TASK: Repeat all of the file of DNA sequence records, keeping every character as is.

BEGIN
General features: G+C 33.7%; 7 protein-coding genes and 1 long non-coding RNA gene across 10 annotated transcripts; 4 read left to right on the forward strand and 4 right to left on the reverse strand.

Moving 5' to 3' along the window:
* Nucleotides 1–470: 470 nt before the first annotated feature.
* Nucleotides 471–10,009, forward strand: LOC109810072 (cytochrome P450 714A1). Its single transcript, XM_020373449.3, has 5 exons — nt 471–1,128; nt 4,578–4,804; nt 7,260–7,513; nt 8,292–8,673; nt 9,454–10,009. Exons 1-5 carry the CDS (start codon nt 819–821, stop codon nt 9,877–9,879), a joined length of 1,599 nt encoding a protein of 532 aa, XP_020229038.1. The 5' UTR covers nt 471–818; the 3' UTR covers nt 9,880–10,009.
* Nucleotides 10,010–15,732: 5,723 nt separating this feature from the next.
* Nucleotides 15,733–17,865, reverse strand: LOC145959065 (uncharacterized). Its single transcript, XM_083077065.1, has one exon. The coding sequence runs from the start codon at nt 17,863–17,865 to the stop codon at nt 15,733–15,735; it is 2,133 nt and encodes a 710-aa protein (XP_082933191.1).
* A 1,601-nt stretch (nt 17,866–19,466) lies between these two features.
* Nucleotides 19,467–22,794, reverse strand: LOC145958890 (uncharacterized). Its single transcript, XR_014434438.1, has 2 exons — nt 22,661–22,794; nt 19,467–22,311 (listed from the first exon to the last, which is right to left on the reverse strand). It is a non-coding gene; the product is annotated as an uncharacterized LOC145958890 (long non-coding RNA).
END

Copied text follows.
General features: G+C 33.7%; 7 protein-coding genes and 1 long non-coding RNA gene across 10 annotated transcripts; 4 read left to right on the forward strand and 4 right to left on the reverse strand.

Moving 5' to 3' along the window:
* Nucleotides 1–470: 470 nt before the first annotated feature.
* Nucleotides 471–10,009, forward strand: LOC109810072 (cytochrome P450 714A1). Its single transcript, XM_020373449.3, has 5 exons — nt 471–1,128; nt 4,578–4,804; nt 7,260–7,513; nt 8,292–8,673; nt 9,454–10,009. Exons 1-5 carry the CDS (start codon nt 819–821, stop codon nt 9,877–9,879), a joined length of 1,599 nt encoding a protein of 532 aa, XP_020229038.1. The 5' UTR covers nt 471–818; the 3' UTR covers nt 9,880–10,009.
* Nucleotides 10,010–15,732: 5,723 nt separating this feature from the next.
* Nucleotides 15,733–17,865, reverse strand: LOC145959065 (uncharacterized). Its single transcript, XM_083077065.1, has one exon. The coding sequence runs from the start codon at nt 17,863–17,865 to the stop codon at nt 15,733–15,735; it is 2,133 nt and encodes a 710-aa protein (XP_082933191.1).
* A 1,601-nt stretch (nt 17,866–19,466) lies between these two features.
* Nucleotides 19,467–22,794, reverse strand: LOC145958890 (uncharacterized). Its single transcript, XR_014434438.1, has 2 exons — nt 22,661–22,794; nt 19,467–22,311 (listed from the first exon to the last, which is right to left on the reverse strand). It is a non-coding gene; the product is annotated as an uncharacterized LOC145958890 (long non-coding RNA).